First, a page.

WhatsApp and Open Whisper Systems have partnered to bring encrypted end-to-end chats by default. The latest WhatsApp Android update already includes for the TextSecure encryption protocol for single chats, with group and media message encryption to come later, along with encryption for iOS users.
According to Open Whisper Systems, they noted “we believe this already represents the largest deployment of end-to-end encrypted communication in history.”
Moxie Marlinspike, co-founder of Open Whisper Systems, told the New York Times “This level of privacy has typically only been found in smaller, specialty security-focused software, so it’s exciting to see it happen on this scale.”
Encryption would be enabled by default so users don’t have to do anything. WhatsApp won’t be able to read your messages and if someone intercepts your chats, they won’t be able to read them either without a decryption key.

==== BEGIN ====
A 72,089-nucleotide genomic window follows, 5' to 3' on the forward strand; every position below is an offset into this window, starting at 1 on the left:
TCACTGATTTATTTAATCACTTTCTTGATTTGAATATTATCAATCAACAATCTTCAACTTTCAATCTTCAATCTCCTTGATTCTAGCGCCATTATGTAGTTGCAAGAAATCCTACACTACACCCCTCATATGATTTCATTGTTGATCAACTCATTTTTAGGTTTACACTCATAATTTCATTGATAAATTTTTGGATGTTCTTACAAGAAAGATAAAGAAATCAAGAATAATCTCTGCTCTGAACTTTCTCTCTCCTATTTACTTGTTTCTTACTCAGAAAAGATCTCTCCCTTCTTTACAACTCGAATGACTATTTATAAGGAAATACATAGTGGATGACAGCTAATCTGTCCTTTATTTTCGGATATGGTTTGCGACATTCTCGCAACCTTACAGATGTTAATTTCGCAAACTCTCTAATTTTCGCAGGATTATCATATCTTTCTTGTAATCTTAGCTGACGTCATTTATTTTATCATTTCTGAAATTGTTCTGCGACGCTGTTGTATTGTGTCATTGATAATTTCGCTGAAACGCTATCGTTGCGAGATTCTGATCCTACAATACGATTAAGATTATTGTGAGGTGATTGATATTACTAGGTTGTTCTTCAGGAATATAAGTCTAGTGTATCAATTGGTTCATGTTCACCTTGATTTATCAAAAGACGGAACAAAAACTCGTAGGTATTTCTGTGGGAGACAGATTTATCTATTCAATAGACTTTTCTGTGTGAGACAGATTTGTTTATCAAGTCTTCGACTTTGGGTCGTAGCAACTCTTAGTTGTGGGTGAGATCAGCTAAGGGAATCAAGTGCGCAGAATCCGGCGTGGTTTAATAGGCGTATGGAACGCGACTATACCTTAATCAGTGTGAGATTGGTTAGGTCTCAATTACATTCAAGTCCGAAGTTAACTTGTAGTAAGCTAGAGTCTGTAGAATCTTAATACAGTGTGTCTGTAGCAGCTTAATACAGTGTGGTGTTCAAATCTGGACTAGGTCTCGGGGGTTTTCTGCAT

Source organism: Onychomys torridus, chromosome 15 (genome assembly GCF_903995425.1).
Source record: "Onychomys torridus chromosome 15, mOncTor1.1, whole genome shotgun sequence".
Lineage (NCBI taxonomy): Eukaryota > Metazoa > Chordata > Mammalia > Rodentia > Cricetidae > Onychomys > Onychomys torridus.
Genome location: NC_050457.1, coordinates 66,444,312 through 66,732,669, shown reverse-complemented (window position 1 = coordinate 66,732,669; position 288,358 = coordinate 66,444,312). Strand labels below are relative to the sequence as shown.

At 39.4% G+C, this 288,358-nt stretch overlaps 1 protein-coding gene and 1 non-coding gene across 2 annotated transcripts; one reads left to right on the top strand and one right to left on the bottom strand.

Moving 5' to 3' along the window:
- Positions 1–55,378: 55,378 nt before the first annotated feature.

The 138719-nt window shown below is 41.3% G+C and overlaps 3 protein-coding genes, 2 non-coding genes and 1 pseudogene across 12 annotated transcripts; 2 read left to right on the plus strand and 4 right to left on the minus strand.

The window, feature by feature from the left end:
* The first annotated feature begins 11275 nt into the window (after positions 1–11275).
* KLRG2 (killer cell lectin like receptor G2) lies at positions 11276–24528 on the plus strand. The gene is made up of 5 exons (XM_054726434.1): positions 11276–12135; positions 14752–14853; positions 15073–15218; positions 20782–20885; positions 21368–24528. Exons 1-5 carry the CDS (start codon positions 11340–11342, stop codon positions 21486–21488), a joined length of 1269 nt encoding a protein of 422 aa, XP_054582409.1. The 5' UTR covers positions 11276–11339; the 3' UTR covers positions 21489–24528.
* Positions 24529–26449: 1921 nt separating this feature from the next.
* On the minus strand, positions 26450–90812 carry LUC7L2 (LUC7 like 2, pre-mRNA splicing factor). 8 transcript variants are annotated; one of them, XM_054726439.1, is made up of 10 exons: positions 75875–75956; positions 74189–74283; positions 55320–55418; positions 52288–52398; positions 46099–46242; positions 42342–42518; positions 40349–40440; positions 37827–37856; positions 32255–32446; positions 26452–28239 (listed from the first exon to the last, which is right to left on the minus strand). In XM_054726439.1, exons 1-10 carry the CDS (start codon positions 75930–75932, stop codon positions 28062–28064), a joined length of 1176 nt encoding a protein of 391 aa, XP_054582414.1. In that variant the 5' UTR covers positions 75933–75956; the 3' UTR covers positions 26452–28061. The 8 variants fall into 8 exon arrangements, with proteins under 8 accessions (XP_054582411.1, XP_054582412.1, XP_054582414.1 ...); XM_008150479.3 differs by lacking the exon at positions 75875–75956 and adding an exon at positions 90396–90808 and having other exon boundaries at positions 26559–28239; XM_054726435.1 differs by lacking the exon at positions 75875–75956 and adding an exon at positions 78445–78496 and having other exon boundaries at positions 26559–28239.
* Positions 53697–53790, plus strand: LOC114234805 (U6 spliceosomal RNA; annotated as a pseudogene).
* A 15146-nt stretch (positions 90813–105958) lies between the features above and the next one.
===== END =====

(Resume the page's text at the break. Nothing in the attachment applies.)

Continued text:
WhatsApp founder Jan Koum previously detailed how he values private communication, as he was born in Ukraine and grew up in the USSR during the 1980s, reiterated in a company blog post from this spring after Facebook acquired the company.
The top comment on the Whisper Systems blog questions whether WhatsApp can be trusted since it is owned by Facebook, and a theory questioning if a backdoor could be implemented to gain data from users. When asked about the possibility of a Facebook backdoor, Marlinspike refused to speculate on the issue to the New York Times.
Apple’s iMessage already uses end-to-end encryption for messages, however data is still backed up to the company’s servers.